No Osprey Pics Please
Thanks for sharing the pics - unfortunately I had to take them down due to copyright. Osprey is pretty adamant that material from their publications not be displayed on TWC.
Appreciate the effort though!
P.S. We've got all the Osprey books anyways
Check out our Kingdom of Scotland Preview!
Hi there I just played the demo and I loved every minute of it. I just want to add some of my thoughts regarding Scotland its about time that someone emphasized scotland anglosaxon/norman lowland culture that vanilla and the other mods ignore. When you decide to work on scotlands highland culture I hope you emphasize the norse/gaelic culture of the highlands of scotland and we some interesting units I would realy like to see a highland unit representing the nobles and landowners wearing chain mail and wielding a claymore.
15th Century Scots Warriors
Effigy of Bricius MacFingone, Iona, 15th century
. Highland Warrior, 14th-15th Centuries by Ian Heath based on this effigy
Effigies at Iona of Scots Isles Warriors or Gallóglaich, 14th-15th Centuries
Effigy at Oronsay Priory, Scotland, 14th or 15th century
. Islesmen or Gallóglaich, 12th-14th Centuries by Ian Heath based on this effigy
Effigy at Iona of Roderick, 7th Chief of the MacLeods of Lewis (d. c.1498)
Carvings on the stonework from Iona Cathedral
Spoiler Alert, click show to read:
Illustrations of Costume & Soldiers
I really love what you guys are doing and trying to show Scotland historically.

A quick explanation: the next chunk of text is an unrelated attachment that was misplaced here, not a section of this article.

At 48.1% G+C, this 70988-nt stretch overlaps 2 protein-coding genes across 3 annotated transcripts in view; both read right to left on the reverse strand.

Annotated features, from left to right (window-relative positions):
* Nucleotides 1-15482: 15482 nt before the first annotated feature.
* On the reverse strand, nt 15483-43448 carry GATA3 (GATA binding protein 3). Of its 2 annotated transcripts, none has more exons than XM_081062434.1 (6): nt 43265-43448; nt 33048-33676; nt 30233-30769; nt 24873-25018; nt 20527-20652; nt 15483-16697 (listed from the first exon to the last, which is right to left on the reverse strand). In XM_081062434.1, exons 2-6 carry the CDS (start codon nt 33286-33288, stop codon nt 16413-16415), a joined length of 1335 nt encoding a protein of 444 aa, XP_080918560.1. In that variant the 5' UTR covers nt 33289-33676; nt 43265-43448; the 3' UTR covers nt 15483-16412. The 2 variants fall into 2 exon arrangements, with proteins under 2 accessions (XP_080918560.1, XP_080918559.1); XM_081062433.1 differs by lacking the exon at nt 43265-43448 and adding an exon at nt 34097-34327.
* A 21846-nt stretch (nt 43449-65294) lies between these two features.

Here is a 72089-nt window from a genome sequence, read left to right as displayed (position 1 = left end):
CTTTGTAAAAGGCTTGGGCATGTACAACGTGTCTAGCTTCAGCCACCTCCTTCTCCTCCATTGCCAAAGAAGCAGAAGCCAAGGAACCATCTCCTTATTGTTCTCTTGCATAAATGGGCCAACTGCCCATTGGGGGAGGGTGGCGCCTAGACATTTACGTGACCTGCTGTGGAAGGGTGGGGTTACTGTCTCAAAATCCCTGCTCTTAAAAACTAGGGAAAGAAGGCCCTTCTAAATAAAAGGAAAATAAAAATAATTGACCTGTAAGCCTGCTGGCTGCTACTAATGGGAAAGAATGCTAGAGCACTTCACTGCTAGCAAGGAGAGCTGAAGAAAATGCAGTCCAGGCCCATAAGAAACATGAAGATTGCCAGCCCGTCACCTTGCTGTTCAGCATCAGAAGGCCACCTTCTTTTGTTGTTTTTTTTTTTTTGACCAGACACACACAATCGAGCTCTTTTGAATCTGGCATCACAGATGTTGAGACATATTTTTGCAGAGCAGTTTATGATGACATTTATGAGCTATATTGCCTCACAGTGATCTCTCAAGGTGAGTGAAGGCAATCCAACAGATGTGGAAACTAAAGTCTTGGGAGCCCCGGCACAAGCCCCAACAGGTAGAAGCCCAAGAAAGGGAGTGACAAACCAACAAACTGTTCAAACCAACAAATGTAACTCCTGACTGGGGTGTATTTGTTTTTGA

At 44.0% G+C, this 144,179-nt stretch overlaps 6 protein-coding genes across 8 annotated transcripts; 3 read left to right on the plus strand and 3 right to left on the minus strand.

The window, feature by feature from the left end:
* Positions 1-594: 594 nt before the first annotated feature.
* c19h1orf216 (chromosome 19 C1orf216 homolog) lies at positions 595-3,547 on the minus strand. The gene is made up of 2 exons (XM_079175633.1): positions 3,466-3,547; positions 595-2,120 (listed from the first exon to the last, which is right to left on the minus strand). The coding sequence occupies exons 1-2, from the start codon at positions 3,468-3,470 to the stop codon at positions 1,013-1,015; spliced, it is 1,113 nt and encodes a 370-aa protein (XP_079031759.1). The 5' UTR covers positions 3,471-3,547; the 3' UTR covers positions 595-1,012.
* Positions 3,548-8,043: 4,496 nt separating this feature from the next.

Just try not to go TOO far along the anglo-norman route culture-wise. Wallace and Bruce along with the majority of the nobility, even with many Anglo-Normans marrying into the families, would certainly still have been Scottish (Gaelic) speakers. James IV (17 March 1473-9 September 1513) was however the last King of Scots to speak Scottish.
In the 12th century, 90%+ of Scotland spoke Gaelic, baring the Norse controlled outer Hebrides, Caithness and Northern Isles, as well as some Cumbric and Anglo-Saxon men of Lothian in the borders.
By the year 1400, due to the emergence of royal burgh towns and the necessity of using Scots English in trade with the south and Europe, Scots English spread over the borders and central belt, as well as the northeast coast.
Still, over half the population were Gaelic speakers, but the trend continued and by 1700 only 30% remained Gaelic speakers. The demographics were different at the time with most people still living in the countryside and half the population living north of the Tay river. However with the industrial revolution many people migrated to the towns and cities in the central belt, in the "Lowland Clearances". Then after the law took power away from the Highland chiefs to halt the rebellions, the then overpopulated Highlanders also moved south or emigrated.
So I just ask to use the maps as guidance on setting the culture in settlements, I'm not sure of the start date, but confining Gaelic culture to only the north west Highlands would be a as great a historical travesty as was vanilla, just, in the opposite direction.